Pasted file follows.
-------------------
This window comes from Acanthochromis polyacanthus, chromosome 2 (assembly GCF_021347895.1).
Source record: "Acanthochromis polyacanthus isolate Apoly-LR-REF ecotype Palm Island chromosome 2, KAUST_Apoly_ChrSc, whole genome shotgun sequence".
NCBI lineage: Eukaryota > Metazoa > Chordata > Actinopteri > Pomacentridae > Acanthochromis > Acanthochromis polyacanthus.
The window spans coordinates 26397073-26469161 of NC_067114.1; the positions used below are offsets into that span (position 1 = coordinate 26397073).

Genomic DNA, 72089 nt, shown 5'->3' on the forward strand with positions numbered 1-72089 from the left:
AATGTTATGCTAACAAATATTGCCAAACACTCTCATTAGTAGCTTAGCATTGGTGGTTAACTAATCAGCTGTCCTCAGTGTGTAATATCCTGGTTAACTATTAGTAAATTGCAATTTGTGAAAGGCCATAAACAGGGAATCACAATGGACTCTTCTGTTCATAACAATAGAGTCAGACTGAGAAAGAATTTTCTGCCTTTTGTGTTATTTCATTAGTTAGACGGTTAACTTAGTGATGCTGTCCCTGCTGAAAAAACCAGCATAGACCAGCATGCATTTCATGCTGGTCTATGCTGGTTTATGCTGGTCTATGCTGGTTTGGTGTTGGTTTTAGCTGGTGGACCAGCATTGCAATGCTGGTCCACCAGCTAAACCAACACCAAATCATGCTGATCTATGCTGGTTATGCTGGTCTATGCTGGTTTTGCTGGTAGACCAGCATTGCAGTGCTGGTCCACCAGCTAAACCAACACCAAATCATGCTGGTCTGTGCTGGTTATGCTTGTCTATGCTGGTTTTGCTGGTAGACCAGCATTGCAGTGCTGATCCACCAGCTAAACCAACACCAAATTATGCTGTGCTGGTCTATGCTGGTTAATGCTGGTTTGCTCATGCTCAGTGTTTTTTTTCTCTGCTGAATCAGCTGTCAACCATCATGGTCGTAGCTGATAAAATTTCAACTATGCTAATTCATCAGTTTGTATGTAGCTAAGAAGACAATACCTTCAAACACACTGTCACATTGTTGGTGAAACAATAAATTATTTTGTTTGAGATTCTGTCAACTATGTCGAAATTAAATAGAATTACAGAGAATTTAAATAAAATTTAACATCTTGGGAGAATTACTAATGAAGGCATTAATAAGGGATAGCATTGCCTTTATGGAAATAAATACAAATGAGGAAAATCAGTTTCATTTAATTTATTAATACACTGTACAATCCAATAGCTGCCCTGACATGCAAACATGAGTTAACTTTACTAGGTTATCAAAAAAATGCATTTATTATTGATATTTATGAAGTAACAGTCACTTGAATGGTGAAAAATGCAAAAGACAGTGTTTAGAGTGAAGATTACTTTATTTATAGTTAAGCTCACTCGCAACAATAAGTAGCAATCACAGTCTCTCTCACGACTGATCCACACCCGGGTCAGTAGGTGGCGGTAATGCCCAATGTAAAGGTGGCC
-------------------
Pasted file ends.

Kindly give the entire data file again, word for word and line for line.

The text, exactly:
This window comes from Acanthochromis polyacanthus, chromosome 2 (assembly GCF_021347895.1).
Source record: "Acanthochromis polyacanthus isolate Apoly-LR-REF ecotype Palm Island chromosome 2, KAUST_Apoly_ChrSc, whole genome shotgun sequence".
NCBI lineage: Eukaryota > Metazoa > Chordata > Actinopteri > Pomacentridae > Acanthochromis > Acanthochromis polyacanthus.
The window spans coordinates 26397073-26469161 of NC_067114.1; the positions used below are offsets into that span (position 1 = coordinate 26397073).

Genomic DNA, 72089 nt, shown 5'->3' on the forward strand with positions numbered 1-72089 from the left:
AATGTTATGCTAACAAATATTGCCAAACACTCTCATTAGTAGCTTAGCATTGGTGGTTAACTAATCAGCTGTCCTCAGTGTGTAATATCCTGGTTAACTATTAGTAAATTGCAATTTGTGAAAGGCCATAAACAGGGAATCACAATGGACTCTTCTGTTCATAACAATAGAGTCAGACTGAGAAAGAATTTTCTGCCTTTTGTGTTATTTCATTAGTTAGACGGTTAACTTAGTGATGCTGTCCCTGCTGAAAAAACCAGCATAGACCAGCATGCATTTCATGCTGGTCTATGCTGGTTTATGCTGGTCTATGCTGGTTTGGTGTTGGTTTTAGCTGGTGGACCAGCATTGCAATGCTGGTCCACCAGCTAAACCAACACCAAATCATGCTGATCTATGCTGGTTATGCTGGTCTATGCTGGTTTTGCTGGTAGACCAGCATTGCAGTGCTGGTCCACCAGCTAAACCAACACCAAATCATGCTGGTCTGTGCTGGTTATGCTTGTCTATGCTGGTTTTGCTGGTAGACCAGCATTGCAGTGCTGATCCACCAGCTAAACCAACACCAAATTATGCTGTGCTGGTCTATGCTGGTTAATGCTGGTTTGCTCATGCTCAGTGTTTTTTTTCTCTGCTGAATCAGCTGTCAACCATCATGGTCGTAGCTGATAAAATTTCAACTATGCTAATTCATCAGTTTGTATGTAGCTAAGAAGACAATACCTTCAAACACACTGTCACATTGTTGGTGAAACAATAAATTATTTTGTTTGAGATTCTGTCAACTATGTCGAAATTAAATAGAATTACAGAGAATTTAAATAAAATTTAACATCTTGGGAGAATTACTAATGAAGGCATTAATAAGGGATAGCATTGCCTTTATGGAAATAAATACAAATGAGGAAAATCAGTTTCATTTAATTTATTAATACACTGTACAATCCAATAGCTGCCCTGACATGCAAACATGAGTTAACTTTACTAGGTTATCAAAAAAATGCATTTATTATTGATATTTATGAAGTAACAGTCACTTGAATGGTGAAAAATGCAAAAGACAGTGTTTAGAGTGAAGATTACTTTATTTATAGTTAAGCTCACTCGCAACAATAAGTAGCAATCACAGTCTCTCTCACGACTGATCCACACCCGGGTCAGTAGGTGGCGGTAATGCCCAATGTAAAGGTGGCC